Debbi, these lovely novels have so much- terific characters, intriguing plots, amazing historical and social background and all this while maintaining a close link with the original Jane Austen novel, unlike a few others I could mention!

I think what I love most is the way Rebecca Collins develops the relationships between her charcaters- whether they are mothers and daughters, fathers and sons, siblings,friends and lovers or married couples- young and old- happily wed or not; they are all so believable it is quite impossible not to be drawn into their lives and to want to know more about them.
To me that is the essence of a good sequel.
Great work Ms Collins.

jennifer said...

Dear Debbi,
What a revelation this has been- reading the books of the Pemberley Series. I absolutely love the interesting plots, the truly believable characters and the lovely way the author draws us into the context of Pemberley and the Victorian period of English history.

I love also the way the courtship, dalliance and marriages take place- subtly and sweetly- not crudely and "all out there"!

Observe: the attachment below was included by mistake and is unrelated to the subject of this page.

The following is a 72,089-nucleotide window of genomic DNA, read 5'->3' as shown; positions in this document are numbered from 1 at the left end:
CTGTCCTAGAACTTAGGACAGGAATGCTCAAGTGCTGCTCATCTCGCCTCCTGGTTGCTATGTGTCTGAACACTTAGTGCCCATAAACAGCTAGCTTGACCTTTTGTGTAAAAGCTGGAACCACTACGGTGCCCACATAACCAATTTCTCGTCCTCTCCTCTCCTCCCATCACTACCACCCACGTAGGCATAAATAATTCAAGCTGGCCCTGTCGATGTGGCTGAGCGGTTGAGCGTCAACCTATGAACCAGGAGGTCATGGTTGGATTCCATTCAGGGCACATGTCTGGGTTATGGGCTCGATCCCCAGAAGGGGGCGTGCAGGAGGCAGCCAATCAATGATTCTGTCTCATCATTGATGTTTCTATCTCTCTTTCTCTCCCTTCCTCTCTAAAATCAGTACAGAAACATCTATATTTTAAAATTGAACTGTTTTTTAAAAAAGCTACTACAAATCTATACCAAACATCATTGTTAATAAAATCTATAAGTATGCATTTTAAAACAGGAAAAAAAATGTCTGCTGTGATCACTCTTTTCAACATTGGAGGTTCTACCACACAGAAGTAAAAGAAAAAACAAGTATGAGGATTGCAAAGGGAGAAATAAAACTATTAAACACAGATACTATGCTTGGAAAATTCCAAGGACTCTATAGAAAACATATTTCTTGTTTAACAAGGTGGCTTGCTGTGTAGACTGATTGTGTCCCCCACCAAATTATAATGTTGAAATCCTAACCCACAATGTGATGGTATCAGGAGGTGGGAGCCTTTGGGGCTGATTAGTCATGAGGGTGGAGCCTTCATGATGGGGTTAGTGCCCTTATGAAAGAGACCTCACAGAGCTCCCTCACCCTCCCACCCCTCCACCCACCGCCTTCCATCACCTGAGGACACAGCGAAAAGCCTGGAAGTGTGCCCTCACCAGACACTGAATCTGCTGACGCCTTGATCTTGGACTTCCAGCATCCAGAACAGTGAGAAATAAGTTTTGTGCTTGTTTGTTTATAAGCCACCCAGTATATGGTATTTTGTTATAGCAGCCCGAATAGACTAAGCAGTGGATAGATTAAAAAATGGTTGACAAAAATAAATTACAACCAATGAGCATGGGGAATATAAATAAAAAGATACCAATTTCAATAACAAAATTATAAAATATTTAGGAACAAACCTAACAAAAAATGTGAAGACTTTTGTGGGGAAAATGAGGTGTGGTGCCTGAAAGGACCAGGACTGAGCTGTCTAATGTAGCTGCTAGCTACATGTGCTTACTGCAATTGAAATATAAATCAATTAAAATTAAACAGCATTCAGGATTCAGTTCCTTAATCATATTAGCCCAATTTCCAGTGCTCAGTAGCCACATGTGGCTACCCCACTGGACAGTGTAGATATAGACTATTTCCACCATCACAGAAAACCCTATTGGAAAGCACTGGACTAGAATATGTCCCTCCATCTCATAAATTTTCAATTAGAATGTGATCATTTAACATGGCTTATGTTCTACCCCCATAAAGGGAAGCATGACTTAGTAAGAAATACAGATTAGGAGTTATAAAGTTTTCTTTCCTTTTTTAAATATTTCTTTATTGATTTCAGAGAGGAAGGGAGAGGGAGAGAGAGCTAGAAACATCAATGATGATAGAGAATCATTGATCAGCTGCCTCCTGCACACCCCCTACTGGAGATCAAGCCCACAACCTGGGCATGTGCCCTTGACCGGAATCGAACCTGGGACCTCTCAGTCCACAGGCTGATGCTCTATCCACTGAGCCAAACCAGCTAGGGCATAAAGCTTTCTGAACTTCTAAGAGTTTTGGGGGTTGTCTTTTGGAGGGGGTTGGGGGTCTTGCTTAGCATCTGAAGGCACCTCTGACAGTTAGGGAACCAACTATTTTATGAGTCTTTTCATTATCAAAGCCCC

These lovers woo, wed and make love like anyone else, but it's very sensitively described, leaving the obvious physical details to the imagination of the readers.
Most of us- Jane Austen fans, are accustomed to this style- it's typical 19th century stuff- lots of loving but no crudity and that is how most of us readers like it.

Best of all, the beloved characters from Pride and Prejudice are all there- playing their roles- while allowing a younger generation to take center stage.
Debbi, thanks a million for your blog news on this series. I just love it and look forward to more of your excellent reviews on the rest of the Pemberley books.


penny roussel said...

I am returning to read these lovely novels after a break of about two years- and after re-reading the first five, I have recently found "My Cousin Caroline" and to say that I loved it would be an understatement.

Not only is the character and story of Caroline Gardiner- Fitzwilliam so well conceived and related, but the way in which the author draws in the other charcters, from Pride and Prejudice into the narrative is just remarkable. They are all so true to the original novel- it's perfect.

I absolutely loved the central love story of Caroline and her Colonel- and the romantic story of their daughter- Isabella; but there was so much more to enjoy, including the hilarious return of Mr Collins and Mr Bennet at a dinner party at Pemberley- almost perfect Austen.
Congratulations Miss Collins and thanks Debbi, for bringing us these beautiful books through your superb blog. I look forward to seeing your review of the next volume soon.